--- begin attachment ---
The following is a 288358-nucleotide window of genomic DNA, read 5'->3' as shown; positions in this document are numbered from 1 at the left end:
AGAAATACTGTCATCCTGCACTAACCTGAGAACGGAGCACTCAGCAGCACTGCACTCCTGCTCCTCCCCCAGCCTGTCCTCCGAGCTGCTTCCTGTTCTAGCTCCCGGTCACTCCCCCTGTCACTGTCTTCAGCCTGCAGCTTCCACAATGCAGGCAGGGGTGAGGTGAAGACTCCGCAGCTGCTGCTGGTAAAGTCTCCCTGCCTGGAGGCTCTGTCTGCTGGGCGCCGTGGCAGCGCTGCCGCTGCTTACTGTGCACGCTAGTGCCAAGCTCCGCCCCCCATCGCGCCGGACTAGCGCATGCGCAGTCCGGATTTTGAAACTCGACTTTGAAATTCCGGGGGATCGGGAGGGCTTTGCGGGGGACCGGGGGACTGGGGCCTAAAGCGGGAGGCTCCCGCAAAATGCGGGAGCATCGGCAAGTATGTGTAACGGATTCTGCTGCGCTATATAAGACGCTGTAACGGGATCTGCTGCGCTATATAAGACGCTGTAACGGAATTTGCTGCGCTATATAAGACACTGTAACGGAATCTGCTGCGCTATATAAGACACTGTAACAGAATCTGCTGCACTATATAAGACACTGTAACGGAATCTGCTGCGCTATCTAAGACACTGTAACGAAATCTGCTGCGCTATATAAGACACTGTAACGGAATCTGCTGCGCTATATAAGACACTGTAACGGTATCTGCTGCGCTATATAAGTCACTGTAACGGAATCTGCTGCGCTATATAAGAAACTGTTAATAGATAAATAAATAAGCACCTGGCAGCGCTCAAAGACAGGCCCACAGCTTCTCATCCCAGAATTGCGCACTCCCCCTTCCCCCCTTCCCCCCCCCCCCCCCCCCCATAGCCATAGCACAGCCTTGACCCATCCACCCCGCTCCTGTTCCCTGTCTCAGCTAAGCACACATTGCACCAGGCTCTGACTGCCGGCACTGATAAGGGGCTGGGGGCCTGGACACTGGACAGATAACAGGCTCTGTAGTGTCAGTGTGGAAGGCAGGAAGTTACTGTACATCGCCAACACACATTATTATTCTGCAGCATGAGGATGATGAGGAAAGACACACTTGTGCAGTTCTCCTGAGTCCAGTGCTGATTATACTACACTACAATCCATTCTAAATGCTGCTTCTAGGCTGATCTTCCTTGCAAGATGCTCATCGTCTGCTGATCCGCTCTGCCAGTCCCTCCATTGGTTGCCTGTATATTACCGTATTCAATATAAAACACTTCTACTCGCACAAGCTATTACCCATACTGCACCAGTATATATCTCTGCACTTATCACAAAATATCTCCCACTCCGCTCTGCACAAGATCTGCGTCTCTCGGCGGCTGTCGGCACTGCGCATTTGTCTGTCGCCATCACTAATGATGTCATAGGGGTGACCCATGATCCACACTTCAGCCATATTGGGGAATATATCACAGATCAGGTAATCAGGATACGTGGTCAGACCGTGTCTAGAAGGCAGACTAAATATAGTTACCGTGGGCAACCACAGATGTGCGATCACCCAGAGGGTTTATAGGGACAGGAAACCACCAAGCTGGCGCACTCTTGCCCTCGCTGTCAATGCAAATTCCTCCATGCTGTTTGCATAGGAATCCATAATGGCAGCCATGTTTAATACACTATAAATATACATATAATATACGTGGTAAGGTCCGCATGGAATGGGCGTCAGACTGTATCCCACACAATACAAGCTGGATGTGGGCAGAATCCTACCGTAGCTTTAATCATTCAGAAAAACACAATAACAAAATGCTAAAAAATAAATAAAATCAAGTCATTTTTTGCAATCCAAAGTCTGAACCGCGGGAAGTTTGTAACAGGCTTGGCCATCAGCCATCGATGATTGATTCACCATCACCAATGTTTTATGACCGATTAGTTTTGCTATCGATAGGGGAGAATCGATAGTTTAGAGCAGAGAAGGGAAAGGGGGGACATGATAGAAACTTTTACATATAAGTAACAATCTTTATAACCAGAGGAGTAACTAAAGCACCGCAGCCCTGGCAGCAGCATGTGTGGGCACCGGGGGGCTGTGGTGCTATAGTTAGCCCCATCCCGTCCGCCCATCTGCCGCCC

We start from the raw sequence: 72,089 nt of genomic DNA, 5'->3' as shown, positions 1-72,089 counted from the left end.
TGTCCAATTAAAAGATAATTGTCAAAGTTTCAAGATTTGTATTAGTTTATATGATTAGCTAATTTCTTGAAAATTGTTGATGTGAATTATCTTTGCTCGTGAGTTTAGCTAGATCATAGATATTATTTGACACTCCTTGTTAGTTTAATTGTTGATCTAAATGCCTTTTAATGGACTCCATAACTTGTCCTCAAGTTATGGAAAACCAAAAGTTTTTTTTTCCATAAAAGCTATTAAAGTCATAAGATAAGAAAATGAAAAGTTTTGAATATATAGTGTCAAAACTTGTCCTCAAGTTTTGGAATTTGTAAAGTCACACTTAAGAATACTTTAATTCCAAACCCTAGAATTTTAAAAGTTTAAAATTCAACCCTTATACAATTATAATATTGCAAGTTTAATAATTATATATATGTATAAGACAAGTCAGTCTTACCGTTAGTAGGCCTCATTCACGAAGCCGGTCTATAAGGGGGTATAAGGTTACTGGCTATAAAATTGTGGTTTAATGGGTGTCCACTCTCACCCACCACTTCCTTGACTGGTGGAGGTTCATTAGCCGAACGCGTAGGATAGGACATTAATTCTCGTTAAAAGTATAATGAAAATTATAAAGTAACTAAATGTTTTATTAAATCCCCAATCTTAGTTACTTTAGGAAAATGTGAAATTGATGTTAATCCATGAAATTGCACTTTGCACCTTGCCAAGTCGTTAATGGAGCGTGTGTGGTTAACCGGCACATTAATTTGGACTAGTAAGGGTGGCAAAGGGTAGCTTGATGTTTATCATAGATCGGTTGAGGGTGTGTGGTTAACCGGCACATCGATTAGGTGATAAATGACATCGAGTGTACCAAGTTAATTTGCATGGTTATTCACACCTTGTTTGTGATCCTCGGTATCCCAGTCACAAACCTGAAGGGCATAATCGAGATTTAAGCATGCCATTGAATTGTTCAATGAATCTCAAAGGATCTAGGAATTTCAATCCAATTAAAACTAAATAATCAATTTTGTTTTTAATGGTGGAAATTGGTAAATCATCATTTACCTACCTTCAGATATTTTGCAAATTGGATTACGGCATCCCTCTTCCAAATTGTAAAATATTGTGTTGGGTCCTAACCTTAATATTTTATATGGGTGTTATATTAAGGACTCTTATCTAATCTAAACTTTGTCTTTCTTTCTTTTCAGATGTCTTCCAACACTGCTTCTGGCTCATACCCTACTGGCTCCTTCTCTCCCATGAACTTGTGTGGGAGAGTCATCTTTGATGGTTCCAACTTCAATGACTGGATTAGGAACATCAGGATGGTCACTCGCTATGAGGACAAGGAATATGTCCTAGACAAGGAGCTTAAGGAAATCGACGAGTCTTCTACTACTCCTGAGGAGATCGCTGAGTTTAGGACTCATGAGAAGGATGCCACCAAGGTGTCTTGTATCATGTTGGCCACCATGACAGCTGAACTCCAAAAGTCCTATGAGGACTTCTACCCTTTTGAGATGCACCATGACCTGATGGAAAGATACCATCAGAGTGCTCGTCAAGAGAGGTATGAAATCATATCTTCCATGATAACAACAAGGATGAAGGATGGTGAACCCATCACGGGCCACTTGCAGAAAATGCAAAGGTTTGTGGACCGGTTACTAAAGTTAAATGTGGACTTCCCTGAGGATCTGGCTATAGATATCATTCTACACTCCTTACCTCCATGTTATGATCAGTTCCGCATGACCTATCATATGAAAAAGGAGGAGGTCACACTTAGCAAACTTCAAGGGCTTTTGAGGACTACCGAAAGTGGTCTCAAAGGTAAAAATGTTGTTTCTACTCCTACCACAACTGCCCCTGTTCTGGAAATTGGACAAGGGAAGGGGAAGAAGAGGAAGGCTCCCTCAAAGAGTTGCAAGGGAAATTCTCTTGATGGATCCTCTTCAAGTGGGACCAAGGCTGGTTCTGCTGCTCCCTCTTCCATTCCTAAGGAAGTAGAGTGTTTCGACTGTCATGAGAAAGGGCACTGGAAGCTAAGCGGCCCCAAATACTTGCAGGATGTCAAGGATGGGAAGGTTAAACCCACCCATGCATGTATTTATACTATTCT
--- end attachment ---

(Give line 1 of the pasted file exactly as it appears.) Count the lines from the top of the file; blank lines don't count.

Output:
The following is a 288358-nucleotide window of genomic DNA, read 5'->3' as shown; positions in this document are numbered from 1 at the left end: